“The most significant impact on our children is what they actually see us doing as it relates to a giving spirit. As we engage in projects, we can have conversations with our children regarding why the project is important and who will benefit.” Start by expanding their sense of environment, from the immediate family to their local community and eventually the world around them. A sense of awareness of something greater than themselves is important in raising a compassionate individual. This sense of responsibility to others and the environment as a world citizen can be supported by making children aware of others’ needs whether in visiting a shelter or a food banks with family members or simply helping younger siblings. “From infancy to about 5 years old, children aren’t necessarily capable of thinking outside of themselves. Even so, parents need to foster their child’s sharing with others,” Winchell said. As children grow older they can begin volunteering and supporting community projects more directly. Whether they donate toys to a children’s shelter or simply participate in a walk for charity, these years are important for a child to learn the art of giving back. When they become teenagers, they can do even more for the community by assisting an elderly neighbor with his yard work or helping out at a local food bank or soup kitchen. Additionally, it is important to convey the message that “giving back” does not include an expectation of getting something in return. Instead, highlight the sense of joy in being able to make someone happy and how those feelings are the greater gift. “When a child experiences sharing and the serving of others, an internal sense of contentment and self-worth is experienced,” Winchell said. “This self-enhancement and sense of belonging is coincident with their giving and results in a benefit that cannot be gained any other way. This sense of happiness and accomplishment then contributes to their positive sense of self.” In other words, teaching children to give back is one of the best things a parent can do for the community and the child.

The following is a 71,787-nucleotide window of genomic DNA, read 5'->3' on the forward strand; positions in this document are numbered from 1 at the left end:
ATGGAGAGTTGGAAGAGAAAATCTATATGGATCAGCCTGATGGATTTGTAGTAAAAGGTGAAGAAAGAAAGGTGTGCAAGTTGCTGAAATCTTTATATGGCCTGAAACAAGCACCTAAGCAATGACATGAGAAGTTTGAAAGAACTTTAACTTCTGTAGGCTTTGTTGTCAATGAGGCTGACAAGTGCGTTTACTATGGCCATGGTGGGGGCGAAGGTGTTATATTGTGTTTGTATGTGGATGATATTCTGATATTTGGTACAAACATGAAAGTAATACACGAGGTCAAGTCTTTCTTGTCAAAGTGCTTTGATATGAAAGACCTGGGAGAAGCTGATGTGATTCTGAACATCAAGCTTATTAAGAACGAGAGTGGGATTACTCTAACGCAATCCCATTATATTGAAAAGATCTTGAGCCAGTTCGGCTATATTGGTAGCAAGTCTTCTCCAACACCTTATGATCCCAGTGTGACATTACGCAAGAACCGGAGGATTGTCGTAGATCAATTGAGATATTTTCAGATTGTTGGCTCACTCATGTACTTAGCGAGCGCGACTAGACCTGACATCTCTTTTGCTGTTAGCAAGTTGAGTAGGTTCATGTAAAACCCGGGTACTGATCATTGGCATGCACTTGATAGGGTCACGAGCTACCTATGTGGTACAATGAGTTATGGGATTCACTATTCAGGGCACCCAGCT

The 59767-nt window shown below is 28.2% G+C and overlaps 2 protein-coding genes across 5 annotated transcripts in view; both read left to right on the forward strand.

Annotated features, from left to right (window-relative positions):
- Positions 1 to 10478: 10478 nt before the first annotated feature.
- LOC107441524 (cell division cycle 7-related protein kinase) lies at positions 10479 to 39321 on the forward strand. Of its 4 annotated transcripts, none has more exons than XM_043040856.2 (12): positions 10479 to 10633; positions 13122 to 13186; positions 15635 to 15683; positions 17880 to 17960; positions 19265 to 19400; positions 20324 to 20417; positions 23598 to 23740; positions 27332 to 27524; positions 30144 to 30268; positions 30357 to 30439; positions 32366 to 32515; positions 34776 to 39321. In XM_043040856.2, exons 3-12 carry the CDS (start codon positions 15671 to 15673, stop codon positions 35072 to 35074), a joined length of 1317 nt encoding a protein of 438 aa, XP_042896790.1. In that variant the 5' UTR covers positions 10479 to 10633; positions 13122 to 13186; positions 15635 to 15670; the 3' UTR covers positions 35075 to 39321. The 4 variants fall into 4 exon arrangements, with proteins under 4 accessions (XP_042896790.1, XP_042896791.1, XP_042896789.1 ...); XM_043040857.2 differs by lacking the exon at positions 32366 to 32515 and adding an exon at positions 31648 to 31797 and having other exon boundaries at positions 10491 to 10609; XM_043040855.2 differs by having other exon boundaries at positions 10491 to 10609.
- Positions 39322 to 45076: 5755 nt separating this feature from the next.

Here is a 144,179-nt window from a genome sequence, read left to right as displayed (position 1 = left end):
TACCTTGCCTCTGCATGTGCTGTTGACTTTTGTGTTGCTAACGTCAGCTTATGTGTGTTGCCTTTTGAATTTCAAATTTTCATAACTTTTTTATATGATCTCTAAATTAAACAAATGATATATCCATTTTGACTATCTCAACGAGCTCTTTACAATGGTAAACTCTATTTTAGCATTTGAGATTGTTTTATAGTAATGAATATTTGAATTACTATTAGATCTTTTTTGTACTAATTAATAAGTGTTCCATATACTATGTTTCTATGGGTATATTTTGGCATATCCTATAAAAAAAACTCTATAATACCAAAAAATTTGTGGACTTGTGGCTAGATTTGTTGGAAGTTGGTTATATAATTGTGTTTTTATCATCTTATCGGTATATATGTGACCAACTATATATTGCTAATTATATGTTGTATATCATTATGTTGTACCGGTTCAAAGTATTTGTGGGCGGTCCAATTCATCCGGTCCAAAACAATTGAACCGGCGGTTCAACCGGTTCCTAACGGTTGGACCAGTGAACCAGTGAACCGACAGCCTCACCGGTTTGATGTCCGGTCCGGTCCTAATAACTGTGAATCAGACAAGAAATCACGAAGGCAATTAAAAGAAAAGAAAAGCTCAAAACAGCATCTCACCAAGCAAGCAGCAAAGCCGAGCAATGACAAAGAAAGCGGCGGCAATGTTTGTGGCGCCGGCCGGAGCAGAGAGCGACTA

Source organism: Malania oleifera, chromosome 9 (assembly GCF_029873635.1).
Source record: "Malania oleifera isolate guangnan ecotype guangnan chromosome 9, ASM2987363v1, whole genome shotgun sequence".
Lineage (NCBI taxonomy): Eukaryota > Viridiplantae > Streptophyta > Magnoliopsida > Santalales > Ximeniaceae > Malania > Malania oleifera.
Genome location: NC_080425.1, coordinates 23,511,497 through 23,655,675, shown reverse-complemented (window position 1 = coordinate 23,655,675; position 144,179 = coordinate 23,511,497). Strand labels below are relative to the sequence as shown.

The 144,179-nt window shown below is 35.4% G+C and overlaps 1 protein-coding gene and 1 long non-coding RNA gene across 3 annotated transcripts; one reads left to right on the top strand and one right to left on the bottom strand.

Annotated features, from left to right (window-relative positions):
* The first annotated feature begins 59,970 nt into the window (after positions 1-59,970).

Ready to rock at free concerts story by PENINSULA DAILY NEWS